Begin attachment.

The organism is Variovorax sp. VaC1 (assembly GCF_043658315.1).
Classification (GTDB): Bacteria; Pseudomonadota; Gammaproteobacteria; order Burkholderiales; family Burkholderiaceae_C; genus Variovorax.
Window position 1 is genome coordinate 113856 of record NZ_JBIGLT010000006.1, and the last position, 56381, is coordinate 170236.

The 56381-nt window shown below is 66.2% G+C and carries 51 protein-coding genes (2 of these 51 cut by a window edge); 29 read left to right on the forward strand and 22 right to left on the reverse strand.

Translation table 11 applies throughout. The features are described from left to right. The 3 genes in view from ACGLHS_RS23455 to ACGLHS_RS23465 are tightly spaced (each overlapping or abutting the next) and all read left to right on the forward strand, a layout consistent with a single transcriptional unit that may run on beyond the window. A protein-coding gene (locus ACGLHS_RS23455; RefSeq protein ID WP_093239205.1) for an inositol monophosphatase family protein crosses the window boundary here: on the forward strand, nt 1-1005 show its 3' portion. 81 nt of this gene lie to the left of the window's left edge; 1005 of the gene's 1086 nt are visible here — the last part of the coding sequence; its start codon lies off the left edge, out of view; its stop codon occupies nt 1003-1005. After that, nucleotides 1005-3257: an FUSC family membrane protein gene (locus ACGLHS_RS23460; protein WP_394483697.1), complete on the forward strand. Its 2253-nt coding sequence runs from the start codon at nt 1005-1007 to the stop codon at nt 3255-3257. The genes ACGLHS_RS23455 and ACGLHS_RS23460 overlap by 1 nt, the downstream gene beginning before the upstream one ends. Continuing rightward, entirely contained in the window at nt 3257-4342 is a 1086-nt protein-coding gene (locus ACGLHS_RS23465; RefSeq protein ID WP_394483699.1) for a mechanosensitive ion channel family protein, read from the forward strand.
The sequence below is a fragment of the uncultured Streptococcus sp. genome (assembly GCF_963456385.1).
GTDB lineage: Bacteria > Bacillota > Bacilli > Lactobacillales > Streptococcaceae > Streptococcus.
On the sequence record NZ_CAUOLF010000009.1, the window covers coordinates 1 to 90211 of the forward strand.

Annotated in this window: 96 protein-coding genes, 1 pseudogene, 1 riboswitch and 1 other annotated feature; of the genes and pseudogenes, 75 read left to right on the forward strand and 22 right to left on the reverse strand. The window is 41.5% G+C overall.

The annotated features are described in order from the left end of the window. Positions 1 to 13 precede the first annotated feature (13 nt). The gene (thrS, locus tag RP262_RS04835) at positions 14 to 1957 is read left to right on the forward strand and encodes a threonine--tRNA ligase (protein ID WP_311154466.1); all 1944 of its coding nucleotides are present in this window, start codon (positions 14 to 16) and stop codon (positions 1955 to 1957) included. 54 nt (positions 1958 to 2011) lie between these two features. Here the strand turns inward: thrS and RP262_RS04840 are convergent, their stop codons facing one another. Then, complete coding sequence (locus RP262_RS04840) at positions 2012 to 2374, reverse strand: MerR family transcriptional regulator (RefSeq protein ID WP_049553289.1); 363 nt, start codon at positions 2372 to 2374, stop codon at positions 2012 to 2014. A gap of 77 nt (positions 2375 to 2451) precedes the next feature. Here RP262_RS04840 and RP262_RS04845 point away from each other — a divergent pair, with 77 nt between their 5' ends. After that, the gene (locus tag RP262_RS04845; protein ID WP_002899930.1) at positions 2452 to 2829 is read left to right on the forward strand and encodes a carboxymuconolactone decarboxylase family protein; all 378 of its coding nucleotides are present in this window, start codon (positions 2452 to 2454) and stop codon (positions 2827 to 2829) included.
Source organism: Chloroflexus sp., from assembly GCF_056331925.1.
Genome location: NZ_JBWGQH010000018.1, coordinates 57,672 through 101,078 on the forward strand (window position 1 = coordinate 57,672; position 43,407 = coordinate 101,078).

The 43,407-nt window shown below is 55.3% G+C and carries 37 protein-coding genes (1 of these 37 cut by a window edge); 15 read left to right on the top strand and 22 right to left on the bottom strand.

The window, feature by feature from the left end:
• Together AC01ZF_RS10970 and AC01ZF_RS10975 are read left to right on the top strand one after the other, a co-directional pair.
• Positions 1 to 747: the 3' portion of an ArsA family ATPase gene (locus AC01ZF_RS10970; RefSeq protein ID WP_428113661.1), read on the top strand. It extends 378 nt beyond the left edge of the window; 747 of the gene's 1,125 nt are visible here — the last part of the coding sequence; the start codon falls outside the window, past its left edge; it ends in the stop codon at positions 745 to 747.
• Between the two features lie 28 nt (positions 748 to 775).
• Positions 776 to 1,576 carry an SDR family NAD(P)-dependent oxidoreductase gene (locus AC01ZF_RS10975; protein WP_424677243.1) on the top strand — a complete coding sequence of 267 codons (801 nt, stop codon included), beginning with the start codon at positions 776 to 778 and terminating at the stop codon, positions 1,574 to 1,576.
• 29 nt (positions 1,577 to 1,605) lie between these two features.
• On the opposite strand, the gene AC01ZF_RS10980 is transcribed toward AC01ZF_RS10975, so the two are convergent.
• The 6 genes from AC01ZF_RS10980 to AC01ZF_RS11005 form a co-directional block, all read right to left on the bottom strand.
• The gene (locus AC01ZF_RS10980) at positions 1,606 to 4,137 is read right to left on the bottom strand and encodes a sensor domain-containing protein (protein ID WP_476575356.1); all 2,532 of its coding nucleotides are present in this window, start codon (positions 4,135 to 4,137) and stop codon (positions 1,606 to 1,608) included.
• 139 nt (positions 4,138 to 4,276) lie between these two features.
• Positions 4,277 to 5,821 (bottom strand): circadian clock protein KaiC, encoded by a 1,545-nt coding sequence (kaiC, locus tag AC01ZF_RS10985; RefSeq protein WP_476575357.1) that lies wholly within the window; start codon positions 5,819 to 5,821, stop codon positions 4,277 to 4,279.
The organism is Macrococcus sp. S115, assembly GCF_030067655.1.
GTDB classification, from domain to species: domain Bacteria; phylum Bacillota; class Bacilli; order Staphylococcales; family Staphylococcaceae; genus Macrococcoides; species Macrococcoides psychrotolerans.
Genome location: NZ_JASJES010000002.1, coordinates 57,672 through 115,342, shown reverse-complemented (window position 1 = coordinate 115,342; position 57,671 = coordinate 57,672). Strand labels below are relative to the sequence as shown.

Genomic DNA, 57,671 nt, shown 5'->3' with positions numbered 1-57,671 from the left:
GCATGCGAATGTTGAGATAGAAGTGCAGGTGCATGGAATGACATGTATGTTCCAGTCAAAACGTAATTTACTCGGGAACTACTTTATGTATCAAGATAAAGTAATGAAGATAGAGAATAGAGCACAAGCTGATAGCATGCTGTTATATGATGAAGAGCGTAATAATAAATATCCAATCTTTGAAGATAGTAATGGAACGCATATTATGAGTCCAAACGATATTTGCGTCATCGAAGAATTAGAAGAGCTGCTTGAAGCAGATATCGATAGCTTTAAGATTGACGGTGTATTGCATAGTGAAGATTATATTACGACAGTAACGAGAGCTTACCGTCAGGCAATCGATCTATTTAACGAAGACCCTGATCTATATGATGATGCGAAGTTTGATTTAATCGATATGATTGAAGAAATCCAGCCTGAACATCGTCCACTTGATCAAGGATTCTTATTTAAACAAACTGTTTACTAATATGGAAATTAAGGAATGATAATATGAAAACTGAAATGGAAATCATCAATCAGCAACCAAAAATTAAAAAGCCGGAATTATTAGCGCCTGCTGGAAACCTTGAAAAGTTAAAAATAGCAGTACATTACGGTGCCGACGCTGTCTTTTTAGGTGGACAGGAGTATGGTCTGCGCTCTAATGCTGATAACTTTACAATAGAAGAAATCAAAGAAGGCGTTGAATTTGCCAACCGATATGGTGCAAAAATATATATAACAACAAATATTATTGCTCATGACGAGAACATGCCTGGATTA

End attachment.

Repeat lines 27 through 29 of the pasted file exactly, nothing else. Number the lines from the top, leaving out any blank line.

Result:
Genome location: NZ_JASJES010000002.1, coordinates 57,672 through 115,342, shown reverse-complemented (window position 1 = coordinate 115,342; position 57,671 = coordinate 57,672). Strand labels below are relative to the sequence as shown.

Genomic DNA, 57,671 nt, shown 5'->3' with positions numbered 1-57,671 from the left:
GCATGCGAATGTTGAGATAGAAGTGCAGGTGCATGGAATGACATGTATGTTCCAGTCAAAACGTAATTTACTCGGGAACTACTTTATGTATCAAGATAAAGTAATGAAGATAGAGAATAGAGCACAAGCTGATAGCATGCTGTTATATGATGAAGAGCGTAATAATAAATATCCAATCTTTGAAGATAGTAATGGAACGCATATTATGAGTCCAAACGATATTTGCGTCATCGAAGAATTAGAAGAGCTGCTTGAAGCAGATATCGATAGCTTTAAGATTGACGGTGTATTGCATAGTGAAGATTATATTACGACAGTAACGAGAGCTTACCGTCAGGCAATCGATCTATTTAACGAAGACCCTGATCTATATGATGATGCGAAGTTTGATTTAATCGATATGATTGAAGAAATCCAGCCTGAACATCGTCCACTTGATCAAGGATTCTTATTTAAACAAACTGTTTACTAATATGGAAATTAAGGAATGATAATATGAAAACTGAAATGGAAATCATCAATCAGCAACCAAAAATTAAAAAGCCGGAATTATTAGCGCCTGCTGGAAACCTTGAAAAGTTAAAAATAGCAGTACATTACGGTGCCGACGCTGTCTTTTTAGGTGGACAGGAGTATGGTCTGCGCTCTAATGCTGATAACTTTACAATAGAAGAAATCAAAGAAGGCGTTGAATTTGCCAACCGATATGGTGCAAAAATATATATAACAACAAATATTATTGCTCATGACGAGAACATGCCTGGATTA